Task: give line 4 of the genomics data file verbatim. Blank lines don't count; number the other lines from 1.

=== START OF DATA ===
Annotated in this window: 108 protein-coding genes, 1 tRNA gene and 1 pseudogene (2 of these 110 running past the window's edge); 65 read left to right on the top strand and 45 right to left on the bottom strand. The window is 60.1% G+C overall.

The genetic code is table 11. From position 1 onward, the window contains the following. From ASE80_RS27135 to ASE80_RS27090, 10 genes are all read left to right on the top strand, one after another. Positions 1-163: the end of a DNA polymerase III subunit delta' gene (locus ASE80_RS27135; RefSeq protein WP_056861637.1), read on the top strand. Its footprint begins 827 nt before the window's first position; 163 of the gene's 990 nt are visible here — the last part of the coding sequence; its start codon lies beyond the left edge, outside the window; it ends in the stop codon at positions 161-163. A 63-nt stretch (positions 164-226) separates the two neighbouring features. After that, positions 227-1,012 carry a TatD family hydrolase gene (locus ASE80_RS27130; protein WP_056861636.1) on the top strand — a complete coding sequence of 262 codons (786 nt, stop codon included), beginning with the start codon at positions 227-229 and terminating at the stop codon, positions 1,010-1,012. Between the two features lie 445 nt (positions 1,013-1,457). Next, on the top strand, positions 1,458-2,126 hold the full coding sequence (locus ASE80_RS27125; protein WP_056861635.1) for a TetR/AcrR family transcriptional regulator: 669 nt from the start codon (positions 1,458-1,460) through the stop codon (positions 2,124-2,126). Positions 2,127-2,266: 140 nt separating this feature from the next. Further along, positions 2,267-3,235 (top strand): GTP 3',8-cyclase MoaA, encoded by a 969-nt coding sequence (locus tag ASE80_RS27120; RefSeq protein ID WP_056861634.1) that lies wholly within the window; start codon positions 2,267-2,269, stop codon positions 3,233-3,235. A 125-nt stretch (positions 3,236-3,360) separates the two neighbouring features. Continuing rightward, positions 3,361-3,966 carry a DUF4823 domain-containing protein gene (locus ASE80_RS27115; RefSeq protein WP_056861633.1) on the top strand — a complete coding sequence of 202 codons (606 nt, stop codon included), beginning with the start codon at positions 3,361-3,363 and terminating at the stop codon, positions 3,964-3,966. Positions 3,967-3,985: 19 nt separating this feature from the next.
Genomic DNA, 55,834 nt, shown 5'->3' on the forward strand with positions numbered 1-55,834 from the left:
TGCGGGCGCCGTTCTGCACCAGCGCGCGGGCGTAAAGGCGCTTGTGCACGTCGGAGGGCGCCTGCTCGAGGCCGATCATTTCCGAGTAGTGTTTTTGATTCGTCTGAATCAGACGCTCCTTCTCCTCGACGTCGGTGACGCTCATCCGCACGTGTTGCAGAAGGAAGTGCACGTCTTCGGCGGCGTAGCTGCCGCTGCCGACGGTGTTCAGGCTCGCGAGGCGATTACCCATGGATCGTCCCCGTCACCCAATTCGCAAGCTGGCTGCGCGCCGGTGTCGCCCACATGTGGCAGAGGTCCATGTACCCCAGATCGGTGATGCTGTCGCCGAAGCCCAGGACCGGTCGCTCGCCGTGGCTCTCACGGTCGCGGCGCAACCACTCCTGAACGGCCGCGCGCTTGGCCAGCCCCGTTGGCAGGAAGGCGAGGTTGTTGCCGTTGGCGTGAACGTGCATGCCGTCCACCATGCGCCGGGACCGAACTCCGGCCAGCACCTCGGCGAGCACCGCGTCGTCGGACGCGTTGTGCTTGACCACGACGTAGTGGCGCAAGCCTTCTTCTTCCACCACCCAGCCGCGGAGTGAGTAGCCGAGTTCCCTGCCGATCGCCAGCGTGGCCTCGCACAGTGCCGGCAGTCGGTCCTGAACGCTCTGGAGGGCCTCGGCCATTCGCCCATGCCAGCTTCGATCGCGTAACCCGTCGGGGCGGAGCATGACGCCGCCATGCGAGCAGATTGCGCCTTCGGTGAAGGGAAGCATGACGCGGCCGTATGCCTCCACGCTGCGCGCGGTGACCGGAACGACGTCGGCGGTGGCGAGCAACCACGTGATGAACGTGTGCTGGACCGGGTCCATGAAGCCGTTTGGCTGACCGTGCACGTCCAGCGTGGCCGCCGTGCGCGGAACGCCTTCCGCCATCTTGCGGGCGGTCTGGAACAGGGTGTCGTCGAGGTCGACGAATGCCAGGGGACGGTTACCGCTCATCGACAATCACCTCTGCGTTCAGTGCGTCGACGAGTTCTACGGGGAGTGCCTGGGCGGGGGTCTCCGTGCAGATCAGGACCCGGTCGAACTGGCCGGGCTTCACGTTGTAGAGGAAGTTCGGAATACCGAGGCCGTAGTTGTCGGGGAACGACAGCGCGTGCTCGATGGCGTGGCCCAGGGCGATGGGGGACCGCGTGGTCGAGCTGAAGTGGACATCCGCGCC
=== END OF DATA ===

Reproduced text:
TGCGGGCGCCGTTCTGCACCAGCGCGCGGGCGTAAAGGCGCTTGTGCACGTCGGAGGGCGCCTGCTCGAGGCCGATCATTTCCGAGTAGTGTTTTTGATTCGTCTGAATCAGACGCTCCTTCTCCTCGACGTCGGTGACGCTCATCCGCACGTGTTGCAGAAGGAAGTGCACGTCTTCGGCGGCGTAGCTGCCGCTGCCGACGGTGTTCAGGCTCGCGAGGCGATTACCCATGGATCGTCCCCGTCACCCAATTCGCAAGCTGGCTGCGCGCCGGTGTCGCCCACATGTGGCAGAGGTCCATGTACCCCAGATCGGTGATGCTGTCGCCGAAGCCCAGGACCGGTCGCTCGCCGTGGCTCTCACGGTCGCGGCGCAACCACTCCTGAACGGCCGCGCGCTTGGCCAGCCCCGTTGGCAGGAAGGCGAGGTTGTTGCCGTTGGCGTGAACGTGCATGCCGTCCACCATGCGCCGGGACCGAACTCCGGCCAGCACCTCGGCGAGCACCGCGTCGTCGGACGCGTTGTGCTTGACCACGACGTAGTGGCGCAAGCCTTCTTCTTCCACCACCCAGCCGCGGAGTGAGTAGCCGAGTTCCCTGCCGATCGCCAGCGTGGCCTCGCACAGTGCCGGCAGTCGGTCCTGAACGCTCTGGAGGGCCTCGGCCATTCGCCCATGCCAGCTTCGATCGCGTAACCCGTCGGGGCGGAGCATGACGCCGCCATGCGAGCAGATTGCGCCTTCGGTGAAGGGAAGCATGACGCGGCCGTATGCCTCCACGCTGCGCGCGGTGACCGGAACGACGTCGGCGGTGGCGAGCAACCACGTGATGAACGTGTGCTGGACCGGGTCCATGAAGCCGTTTGGCTGACCGTGCACGTCCAGCGTGGCCGCCGTGCGCGGAACGCCTTCCGCCATCTTGCGGGCGGTCTGGAACAGGGTGTCGTCGAGGTCGACGAATGCCAGGGGACGGTTACCGCTCATCGACAATCACCTCTGCGTTCAGTGCGTCGACGAGTTCTACGGGGAGTGCCTGGGCGGGGGTCTCCGTGCAGATCAGGACCCGGTCGAACTGGCCGGGCTTCACGTTGTAGAGGAAGTTCGGAATACCGAGGCCGTAGTTGTCGGGGAACGACAGCGCGTGCTCGATGGCGTGGCCCAGGGCGATGGGGGACCGCGTGGTCGAGCTGAAGTGGACATCCGCGCC